Narrator: This is Science Today. While the health benefits of drinking wine have been getting a lot of press in recent times, its positive attributes towards health have long been regarded throughout history. Louis Grivetti, a professor of nutrition at the University of California, Davis says Ancient Egyptians used wine medicinally.
Grivetti: Wine leaves were a common ingredient in ointment and salves. Wine was drunk medicinally to control urine output, to kill tapeworm, to treat loss of appetite. Medicated wines were administered during childbirth.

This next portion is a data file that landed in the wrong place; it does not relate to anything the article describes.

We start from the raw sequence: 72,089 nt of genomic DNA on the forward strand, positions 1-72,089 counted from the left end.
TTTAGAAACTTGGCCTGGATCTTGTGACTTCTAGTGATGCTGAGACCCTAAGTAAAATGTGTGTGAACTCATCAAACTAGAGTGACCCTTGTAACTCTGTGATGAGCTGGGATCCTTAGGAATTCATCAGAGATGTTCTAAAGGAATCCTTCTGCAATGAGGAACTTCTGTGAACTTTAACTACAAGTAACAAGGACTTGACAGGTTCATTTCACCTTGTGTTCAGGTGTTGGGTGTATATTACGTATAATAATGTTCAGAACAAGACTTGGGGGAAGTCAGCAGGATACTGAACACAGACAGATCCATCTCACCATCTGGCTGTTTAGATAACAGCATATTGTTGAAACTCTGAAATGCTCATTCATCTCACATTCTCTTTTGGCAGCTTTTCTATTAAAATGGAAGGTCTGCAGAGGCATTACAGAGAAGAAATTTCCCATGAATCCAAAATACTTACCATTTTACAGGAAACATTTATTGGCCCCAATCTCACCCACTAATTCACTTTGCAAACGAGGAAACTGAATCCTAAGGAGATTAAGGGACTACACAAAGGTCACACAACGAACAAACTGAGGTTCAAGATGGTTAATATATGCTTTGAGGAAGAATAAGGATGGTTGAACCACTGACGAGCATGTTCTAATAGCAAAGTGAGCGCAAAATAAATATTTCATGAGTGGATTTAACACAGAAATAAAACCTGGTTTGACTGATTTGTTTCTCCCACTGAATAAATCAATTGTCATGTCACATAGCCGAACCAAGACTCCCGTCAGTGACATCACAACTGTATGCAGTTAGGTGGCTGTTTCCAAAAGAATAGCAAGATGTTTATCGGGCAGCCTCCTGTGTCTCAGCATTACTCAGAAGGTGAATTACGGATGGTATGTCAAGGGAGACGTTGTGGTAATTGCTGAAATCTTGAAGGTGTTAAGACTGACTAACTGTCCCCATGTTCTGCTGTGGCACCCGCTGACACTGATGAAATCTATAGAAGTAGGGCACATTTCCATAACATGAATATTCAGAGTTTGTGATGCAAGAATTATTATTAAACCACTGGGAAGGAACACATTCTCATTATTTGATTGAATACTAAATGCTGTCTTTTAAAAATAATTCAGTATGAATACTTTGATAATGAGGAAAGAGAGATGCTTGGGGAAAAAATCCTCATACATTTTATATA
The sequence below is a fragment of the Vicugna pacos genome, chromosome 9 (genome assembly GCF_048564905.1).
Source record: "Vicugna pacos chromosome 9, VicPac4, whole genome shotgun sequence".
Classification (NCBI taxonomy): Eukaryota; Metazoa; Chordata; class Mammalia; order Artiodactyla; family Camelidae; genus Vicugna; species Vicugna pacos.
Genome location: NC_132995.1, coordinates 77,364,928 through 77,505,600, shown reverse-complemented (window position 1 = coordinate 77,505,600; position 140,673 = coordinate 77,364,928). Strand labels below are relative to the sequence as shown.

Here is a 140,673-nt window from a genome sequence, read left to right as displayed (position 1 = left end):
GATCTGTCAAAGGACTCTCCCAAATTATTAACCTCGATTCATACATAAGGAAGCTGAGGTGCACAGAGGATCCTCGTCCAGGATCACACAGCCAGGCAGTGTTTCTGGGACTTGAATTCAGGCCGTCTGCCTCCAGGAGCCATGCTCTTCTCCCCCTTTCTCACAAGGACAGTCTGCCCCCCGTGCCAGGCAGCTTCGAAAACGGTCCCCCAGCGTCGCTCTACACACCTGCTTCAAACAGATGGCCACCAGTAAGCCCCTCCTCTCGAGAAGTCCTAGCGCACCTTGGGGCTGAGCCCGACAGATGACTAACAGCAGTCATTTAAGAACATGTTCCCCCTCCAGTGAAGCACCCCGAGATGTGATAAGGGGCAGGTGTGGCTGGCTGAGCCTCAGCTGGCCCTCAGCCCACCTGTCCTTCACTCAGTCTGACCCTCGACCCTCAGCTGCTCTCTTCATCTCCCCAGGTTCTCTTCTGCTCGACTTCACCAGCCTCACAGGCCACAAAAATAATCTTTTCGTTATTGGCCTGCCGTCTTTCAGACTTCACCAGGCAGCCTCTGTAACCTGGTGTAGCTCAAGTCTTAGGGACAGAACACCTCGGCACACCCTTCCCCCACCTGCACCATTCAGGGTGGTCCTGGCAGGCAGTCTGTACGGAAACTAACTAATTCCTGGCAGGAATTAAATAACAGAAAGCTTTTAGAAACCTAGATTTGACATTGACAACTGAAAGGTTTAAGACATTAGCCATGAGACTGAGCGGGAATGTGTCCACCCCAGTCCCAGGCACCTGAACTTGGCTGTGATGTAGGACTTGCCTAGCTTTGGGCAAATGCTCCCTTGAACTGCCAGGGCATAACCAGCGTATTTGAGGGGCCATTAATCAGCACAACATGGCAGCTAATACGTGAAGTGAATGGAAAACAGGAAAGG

Narrator: Red wine helps reduce cholesterol and some studies have found that alcohol in moderation may protect against future heart attacks. But just like the past, Grivetti says there's always some debate.
Grivetti: Wine has been likened to a chemical symphony, bottled poetry, captured sunshine, the milk of old age. But wine has also been called the destroyer of homes, the opener of graves, the quencher of hopes. And perhaps no other food, whether animal, vegetable or mineral, whether solid or liquid, can claim this dichotomy.
Narrator: For Science Today, I'm Larissa Branin.